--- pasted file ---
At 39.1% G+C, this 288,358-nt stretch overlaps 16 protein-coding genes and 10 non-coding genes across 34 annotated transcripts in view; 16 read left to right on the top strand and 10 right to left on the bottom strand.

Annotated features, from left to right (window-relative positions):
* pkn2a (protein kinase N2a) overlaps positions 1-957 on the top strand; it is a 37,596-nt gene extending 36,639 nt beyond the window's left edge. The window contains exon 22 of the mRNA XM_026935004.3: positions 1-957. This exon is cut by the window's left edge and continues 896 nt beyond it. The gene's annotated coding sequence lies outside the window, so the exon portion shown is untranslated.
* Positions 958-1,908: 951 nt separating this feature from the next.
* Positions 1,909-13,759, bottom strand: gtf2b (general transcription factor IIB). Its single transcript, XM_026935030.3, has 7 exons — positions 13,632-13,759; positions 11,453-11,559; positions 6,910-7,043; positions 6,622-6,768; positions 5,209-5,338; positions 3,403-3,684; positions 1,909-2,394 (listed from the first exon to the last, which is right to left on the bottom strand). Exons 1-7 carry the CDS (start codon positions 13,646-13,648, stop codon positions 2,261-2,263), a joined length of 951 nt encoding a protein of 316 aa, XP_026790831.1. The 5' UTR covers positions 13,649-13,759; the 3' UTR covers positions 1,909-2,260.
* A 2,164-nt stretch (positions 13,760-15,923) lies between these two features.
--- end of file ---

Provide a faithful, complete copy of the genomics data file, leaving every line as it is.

At 39.1% G+C, this 288,358-nt stretch overlaps 16 protein-coding genes and 10 non-coding genes across 34 annotated transcripts in view; 16 read left to right on the top strand and 10 right to left on the bottom strand.

Annotated features, from left to right (window-relative positions):
* pkn2a (protein kinase N2a) overlaps positions 1-957 on the top strand; it is a 37,596-nt gene extending 36,639 nt beyond the window's left edge. The window contains exon 22 of the mRNA XM_026935004.3: positions 1-957. This exon is cut by the window's left edge and continues 896 nt beyond it. The gene's annotated coding sequence lies outside the window, so the exon portion shown is untranslated.
* Positions 958-1,908: 951 nt separating this feature from the next.
* Positions 1,909-13,759, bottom strand: gtf2b (general transcription factor IIB). Its single transcript, XM_026935030.3, has 7 exons — positions 13,632-13,759; positions 11,453-11,559; positions 6,910-7,043; positions 6,622-6,768; positions 5,209-5,338; positions 3,403-3,684; positions 1,909-2,394 (listed from the first exon to the last, which is right to left on the bottom strand). Exons 1-7 carry the CDS (start codon positions 13,646-13,648, stop codon positions 2,261-2,263), a joined length of 951 nt encoding a protein of 316 aa, XP_026790831.1. The 5' UTR covers positions 13,649-13,759; the 3' UTR covers positions 1,909-2,260.
* A 2,164-nt stretch (positions 13,760-15,923) lies between these two features.